Assessing and Monitoring Pupil Progress

Assessment – particularly teacher assessment - is one of the great unclaimed prizes of learning. However, ensuring that assessment is efficient, effective and without bias is a considerable challenge. The removal of National Curriculum Levels as mandatory assessment measures in English schools presents teachers - many of whom have not known any other way of assessing and monitoring their pupils - with uncertainty around how to judge pupils’ mastery of knowledge and concepts. A successful assessment system will enable the teacher to understand thoroughly what is expected to be mastered by pupils at any given stage of education, and assess their progress towards doing so in a meaningful and fair way.

Acknowledging these facts, the Assessing and Monitoring Pupil Progress (AMPP) Guide sets out to unpick some of the problems, and offer some next steps for improving teacher assessment and monitoring.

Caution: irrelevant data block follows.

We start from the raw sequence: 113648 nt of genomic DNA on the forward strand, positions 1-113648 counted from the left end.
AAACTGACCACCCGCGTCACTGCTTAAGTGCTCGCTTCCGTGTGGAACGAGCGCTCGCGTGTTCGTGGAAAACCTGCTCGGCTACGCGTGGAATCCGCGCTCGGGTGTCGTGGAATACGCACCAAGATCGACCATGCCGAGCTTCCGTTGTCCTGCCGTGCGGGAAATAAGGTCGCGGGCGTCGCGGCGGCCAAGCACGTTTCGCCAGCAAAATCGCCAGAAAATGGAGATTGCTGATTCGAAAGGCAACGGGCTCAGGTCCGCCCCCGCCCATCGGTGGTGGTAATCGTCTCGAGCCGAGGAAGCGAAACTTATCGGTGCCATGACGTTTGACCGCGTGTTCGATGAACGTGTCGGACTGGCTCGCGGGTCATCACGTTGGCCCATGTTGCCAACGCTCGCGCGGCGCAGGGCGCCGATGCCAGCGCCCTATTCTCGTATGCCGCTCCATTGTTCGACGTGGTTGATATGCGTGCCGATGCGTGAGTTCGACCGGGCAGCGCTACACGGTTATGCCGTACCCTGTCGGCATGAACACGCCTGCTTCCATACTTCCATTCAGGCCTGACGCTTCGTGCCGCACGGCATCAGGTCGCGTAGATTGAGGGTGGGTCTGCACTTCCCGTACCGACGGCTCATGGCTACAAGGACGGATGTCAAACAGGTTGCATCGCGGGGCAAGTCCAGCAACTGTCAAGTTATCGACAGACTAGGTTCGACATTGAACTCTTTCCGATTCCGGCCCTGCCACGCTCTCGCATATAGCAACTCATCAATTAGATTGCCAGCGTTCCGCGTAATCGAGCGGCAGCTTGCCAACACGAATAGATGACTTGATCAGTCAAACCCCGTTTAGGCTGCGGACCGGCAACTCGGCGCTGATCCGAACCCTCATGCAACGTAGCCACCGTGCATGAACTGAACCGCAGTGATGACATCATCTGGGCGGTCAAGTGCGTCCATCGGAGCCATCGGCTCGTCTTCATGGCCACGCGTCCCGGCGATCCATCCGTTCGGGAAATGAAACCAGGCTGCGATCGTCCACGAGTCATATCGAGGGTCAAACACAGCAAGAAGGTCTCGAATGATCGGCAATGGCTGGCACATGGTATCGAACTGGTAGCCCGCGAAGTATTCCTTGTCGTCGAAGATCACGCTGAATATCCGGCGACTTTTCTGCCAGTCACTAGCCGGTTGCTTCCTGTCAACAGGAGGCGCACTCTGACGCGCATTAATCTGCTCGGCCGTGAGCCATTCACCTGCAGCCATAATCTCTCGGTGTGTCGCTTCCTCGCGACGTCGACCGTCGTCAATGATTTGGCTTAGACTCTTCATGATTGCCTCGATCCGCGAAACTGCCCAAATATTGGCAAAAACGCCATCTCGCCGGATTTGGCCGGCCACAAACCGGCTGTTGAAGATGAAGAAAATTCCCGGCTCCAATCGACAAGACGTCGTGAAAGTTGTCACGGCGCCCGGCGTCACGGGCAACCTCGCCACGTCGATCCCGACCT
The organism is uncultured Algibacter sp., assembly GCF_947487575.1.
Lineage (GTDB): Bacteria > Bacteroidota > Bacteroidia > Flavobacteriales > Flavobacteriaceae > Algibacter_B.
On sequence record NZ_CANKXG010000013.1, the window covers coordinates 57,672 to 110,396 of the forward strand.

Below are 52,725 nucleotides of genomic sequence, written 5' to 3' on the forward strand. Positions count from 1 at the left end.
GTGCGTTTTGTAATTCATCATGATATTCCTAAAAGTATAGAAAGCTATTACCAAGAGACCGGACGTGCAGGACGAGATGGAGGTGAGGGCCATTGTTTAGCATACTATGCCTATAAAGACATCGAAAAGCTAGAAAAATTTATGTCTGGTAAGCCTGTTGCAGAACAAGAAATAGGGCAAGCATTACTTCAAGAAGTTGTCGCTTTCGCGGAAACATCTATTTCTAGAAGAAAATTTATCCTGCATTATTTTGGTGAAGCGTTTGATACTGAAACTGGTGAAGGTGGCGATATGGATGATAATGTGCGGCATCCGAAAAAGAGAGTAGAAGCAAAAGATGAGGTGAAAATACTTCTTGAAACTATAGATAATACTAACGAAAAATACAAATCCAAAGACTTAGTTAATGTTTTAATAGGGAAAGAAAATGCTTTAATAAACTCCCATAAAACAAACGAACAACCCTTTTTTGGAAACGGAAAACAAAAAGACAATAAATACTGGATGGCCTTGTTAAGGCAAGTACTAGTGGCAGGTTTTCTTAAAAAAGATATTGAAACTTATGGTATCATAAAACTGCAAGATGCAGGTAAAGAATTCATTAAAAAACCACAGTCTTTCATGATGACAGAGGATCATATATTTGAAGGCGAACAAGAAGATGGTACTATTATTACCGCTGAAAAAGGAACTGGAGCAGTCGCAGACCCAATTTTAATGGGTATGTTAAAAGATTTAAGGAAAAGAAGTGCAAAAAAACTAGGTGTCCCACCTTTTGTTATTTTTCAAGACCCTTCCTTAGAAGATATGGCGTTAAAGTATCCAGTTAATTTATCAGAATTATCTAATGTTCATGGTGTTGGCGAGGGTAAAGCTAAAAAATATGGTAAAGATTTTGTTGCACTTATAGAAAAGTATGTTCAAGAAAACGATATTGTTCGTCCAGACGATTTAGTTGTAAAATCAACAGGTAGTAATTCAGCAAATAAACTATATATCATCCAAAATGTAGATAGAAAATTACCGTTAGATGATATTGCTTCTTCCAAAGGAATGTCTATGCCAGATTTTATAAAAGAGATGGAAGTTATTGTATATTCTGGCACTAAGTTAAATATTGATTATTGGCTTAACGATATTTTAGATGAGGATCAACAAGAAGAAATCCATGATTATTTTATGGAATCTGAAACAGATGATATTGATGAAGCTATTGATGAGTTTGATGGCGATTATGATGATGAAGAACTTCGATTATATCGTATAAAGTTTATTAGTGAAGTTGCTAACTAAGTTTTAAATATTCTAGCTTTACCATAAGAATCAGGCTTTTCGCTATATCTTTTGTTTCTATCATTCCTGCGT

AMPP is divided into the following five sections:

  1. Developing whole school assessment
  2. Assessing progress without levels
  3. Testing
  4. Improving teacher assessment
  5. Measuring impact

The AMPP guidance should be used to inform a well-led and clearly-defined approach to assessment, which itself sits within a well-led and clearly-defined vision of teaching and learning in a school, or a group of schools. It outlines the components of effective assessment and offers practical steps for putting it into practice.